In The Usual Rules, Wendy is on the cusp of adolescence—as a thirteen-year-old, she's starting to change both physically and emotionally. The death of her mother only speeds up this process. Suddenly Wendy isn't just a kid anymore; she's a young woman focused on discovering herself and learning how to cope with some very serious adult issues, like the death of a loved one.
When Janet dies and Wendy moves to California, she has to deal with a huge amount of turmoil and change in her life—and Wendy rises to the occasion spectacularly. She grows up, blossoming into a young woman her mother would absolutely be proud of.
Questions About Coming of Age
How does Wendy start to explore her sexuality over the course of the book?
Do you think Wendy or Amelia grows up more throughout the book? Why? Turn to the text for evidence.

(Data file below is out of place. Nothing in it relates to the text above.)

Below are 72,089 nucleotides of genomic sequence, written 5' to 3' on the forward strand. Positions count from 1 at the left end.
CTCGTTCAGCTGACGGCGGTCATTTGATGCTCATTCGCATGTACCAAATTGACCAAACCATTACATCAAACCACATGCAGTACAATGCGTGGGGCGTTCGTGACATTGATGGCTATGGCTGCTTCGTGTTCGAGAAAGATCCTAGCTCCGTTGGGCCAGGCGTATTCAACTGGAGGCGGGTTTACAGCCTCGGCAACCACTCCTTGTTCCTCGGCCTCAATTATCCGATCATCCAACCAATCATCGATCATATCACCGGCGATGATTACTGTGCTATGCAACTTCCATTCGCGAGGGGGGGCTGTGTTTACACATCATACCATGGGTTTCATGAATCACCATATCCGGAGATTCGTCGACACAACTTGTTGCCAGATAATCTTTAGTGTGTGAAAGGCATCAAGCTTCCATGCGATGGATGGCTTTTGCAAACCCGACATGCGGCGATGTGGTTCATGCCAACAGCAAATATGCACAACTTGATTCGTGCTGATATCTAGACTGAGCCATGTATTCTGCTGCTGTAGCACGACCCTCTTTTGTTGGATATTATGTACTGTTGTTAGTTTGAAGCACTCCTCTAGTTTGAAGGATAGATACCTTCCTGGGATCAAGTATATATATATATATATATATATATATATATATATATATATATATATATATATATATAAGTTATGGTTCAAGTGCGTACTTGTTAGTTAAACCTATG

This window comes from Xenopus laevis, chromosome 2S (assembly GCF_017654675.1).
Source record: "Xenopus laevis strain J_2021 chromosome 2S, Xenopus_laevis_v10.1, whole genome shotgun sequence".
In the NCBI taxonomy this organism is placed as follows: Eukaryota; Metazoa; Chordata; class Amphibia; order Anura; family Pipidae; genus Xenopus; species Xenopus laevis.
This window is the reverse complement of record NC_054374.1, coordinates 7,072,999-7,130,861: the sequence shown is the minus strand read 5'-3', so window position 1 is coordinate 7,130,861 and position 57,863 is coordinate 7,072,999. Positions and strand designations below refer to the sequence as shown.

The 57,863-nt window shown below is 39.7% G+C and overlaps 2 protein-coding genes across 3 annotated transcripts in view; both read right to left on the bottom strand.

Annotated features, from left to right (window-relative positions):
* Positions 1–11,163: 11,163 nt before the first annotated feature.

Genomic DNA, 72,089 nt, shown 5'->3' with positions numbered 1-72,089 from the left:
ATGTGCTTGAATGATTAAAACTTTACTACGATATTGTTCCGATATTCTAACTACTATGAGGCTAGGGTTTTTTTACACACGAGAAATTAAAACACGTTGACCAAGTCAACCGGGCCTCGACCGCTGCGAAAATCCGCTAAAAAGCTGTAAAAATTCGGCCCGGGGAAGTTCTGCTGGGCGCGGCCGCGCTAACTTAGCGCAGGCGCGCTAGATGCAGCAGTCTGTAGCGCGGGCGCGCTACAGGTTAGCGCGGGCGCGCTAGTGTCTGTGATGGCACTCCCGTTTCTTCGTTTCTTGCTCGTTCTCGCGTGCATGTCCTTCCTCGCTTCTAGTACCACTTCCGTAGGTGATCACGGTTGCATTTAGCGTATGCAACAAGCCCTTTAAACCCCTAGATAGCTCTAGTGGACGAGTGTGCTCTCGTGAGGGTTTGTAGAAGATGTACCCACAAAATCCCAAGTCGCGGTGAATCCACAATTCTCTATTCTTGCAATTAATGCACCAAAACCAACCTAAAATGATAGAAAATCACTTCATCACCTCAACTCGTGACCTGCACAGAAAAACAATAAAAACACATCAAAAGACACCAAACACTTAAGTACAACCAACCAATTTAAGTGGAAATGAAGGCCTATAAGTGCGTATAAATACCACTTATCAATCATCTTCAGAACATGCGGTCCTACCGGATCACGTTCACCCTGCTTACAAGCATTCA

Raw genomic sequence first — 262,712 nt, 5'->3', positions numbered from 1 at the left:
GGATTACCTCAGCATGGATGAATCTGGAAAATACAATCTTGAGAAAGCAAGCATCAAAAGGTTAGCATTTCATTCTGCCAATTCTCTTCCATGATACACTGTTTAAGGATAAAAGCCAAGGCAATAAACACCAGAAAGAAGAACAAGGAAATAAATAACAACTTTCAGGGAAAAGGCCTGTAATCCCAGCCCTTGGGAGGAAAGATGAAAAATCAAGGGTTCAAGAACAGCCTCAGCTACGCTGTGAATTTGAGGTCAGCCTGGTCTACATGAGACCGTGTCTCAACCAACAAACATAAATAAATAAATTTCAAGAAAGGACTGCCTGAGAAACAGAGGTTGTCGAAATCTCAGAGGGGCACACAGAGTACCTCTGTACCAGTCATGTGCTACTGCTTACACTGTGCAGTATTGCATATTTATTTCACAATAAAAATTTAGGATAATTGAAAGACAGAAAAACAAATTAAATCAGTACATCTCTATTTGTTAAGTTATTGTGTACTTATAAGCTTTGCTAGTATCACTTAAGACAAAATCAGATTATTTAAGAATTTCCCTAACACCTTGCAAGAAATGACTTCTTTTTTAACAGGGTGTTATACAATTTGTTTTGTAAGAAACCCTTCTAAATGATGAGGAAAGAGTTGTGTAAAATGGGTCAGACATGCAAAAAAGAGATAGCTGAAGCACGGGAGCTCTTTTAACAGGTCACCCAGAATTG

How does Janet's death force both of her children to grow up? What similarities and differences do you notice between Louie and Wendy?
Does Garrett become more mature by taking care of Wendy? If so, how? If not, how does this contribute to Wendy's growth?
Chew on This
Surviving the events of 9/11 and losing her mother forces Wendy to grow up a lot faster than she would otherwise—she can't help but see the world in a new, more uncertain light.
Without going to California, Wendy would not have grown up as much as she does over the course of the book.